With new tools and key developments, here is the latest in the coronavirus crisis.

– More than 3,200 dead 
Across the world, 3,245 people have died from the virus. Nearly 95,000 have been infected in 81 countries and territories, according to AFP’s latest toll based on official sources at 1700 GMT Wednesday.

The main countries affected: mainland China (80,270 cases, 2,981 deaths), South Korea (5,621 cases, 32 deaths), Italy (3,089 cases, 107 deaths), Iran, (2,922 cases, 92 deaths) and Japan (287 cases, 12 deaths).

– Italy closes schools –
Italy closes all schools and universities until March 15 as its number of deaths from the virus passes the 100 marks.

The Italian Cup semi-final football clash between Juventus and AC Milan is called off indefinitely.

– Israel gets tougher –
Israel imposes tough new travel restrictions on five more European nations — France, Germany, Spain, Austria, and Switzerland – barring entry to non-residents unless they can prove they can self-quarantine. Restrictions have already been imposed on Italy and several Asian countries.

– No ‘cancellation, postponement‘ –
The International Olympic Committee says neither “cancellation nor postponement” are foreseen for the Tokyo 2020 Olympics over the coronavirus, after a meeting of its Executive Board.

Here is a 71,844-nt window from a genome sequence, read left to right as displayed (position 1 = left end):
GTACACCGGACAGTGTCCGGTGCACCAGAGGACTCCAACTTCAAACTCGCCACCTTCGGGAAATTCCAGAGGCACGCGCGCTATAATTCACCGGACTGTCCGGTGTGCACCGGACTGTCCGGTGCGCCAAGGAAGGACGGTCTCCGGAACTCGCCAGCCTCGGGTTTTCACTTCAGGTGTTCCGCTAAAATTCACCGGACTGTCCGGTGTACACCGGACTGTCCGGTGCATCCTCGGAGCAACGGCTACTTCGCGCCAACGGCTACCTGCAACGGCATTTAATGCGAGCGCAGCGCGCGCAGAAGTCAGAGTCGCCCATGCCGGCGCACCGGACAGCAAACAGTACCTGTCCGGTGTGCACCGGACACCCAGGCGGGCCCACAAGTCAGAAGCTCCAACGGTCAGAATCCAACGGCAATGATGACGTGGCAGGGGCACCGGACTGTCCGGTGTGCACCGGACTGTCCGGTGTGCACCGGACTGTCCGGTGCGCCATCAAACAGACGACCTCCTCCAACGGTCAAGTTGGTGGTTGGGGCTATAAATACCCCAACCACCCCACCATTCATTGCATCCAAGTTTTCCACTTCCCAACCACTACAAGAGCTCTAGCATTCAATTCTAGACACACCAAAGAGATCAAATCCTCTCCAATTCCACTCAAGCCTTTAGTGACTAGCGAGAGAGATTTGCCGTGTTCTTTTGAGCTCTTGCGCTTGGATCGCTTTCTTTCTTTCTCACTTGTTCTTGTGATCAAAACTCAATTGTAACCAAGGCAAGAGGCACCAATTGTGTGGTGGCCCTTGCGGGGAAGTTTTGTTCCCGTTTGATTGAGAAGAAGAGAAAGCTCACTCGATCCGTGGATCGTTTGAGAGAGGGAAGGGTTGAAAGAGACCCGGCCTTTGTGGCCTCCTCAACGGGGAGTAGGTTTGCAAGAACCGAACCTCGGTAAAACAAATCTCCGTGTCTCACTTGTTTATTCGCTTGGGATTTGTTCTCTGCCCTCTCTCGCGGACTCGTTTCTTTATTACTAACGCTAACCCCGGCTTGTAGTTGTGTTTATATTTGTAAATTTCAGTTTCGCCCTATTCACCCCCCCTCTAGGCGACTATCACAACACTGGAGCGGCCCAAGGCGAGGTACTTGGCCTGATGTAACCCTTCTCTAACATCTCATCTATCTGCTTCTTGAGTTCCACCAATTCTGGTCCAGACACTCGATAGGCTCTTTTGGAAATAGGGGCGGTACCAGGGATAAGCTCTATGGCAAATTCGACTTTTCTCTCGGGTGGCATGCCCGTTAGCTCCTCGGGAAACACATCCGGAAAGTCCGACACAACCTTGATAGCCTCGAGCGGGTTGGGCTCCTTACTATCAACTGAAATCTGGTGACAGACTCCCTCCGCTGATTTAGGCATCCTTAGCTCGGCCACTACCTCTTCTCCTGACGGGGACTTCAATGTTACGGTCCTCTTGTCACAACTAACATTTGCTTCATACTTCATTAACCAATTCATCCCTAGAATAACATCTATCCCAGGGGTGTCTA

– Scramble for masks 
Germany and Russia ban the export of protective medical gear such as masks and gloves to ensure their health workers have enough to deal with the outbreak.

France says authorities will requisition stocks of protective masks until May 31.

– Louvre reopens 
The Louvre in Paris, the world’s most visited museum, reopens to the public after management took steps to allay fears over the coronavirus spread, which caused staff to stop work for two days.

– James Bond delayed –
The makers of the new James Bond movie — “No Time to Die” — due for global release next month say it will be delayed until November amid fears over coronavirus fears.

 Rationing toilet paper –
Australia’s biggest supermarket announces a limit on toilet paper purchases after a spate of panic buying.


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